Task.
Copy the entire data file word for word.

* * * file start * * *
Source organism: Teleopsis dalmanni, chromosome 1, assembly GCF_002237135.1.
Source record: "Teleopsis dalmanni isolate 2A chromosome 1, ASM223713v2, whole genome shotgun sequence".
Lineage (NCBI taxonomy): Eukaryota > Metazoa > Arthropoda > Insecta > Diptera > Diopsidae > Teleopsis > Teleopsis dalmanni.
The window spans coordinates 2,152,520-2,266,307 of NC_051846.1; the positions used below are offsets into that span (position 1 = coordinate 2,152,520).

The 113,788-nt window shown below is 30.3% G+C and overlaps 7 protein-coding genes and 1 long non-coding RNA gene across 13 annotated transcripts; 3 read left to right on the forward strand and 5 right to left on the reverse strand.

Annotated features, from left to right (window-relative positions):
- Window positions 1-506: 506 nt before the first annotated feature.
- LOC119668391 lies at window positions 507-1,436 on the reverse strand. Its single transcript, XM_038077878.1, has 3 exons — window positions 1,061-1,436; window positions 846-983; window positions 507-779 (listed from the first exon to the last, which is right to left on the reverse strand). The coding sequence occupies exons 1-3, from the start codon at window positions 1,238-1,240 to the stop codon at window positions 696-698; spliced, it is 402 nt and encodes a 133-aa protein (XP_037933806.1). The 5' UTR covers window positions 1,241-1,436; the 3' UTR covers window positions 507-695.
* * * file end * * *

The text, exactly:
Source organism: Teleopsis dalmanni, chromosome 1, assembly GCF_002237135.1.
Source record: "Teleopsis dalmanni isolate 2A chromosome 1, ASM223713v2, whole genome shotgun sequence".
Lineage (NCBI taxonomy): Eukaryota > Metazoa > Arthropoda > Insecta > Diptera > Diopsidae > Teleopsis > Teleopsis dalmanni.
The window spans coordinates 2,152,520-2,266,307 of NC_051846.1; the positions used below are offsets into that span (position 1 = coordinate 2,152,520).

The 113,788-nt window shown below is 30.3% G+C and overlaps 7 protein-coding genes and 1 long non-coding RNA gene across 13 annotated transcripts; 3 read left to right on the forward strand and 5 right to left on the reverse strand.

Annotated features, from left to right (window-relative positions):
- Window positions 1-506: 506 nt before the first annotated feature.
- LOC119668391 lies at window positions 507-1,436 on the reverse strand. Its single transcript, XM_038077878.1, has 3 exons — window positions 1,061-1,436; window positions 846-983; window positions 507-779 (listed from the first exon to the last, which is right to left on the reverse strand). The coding sequence occupies exons 1-3, from the start codon at window positions 1,238-1,240 to the stop codon at window positions 696-698; spliced, it is 402 nt and encodes a 133-aa protein (XP_037933806.1). The 5' UTR covers window positions 1,241-1,436; the 3' UTR covers window positions 507-695.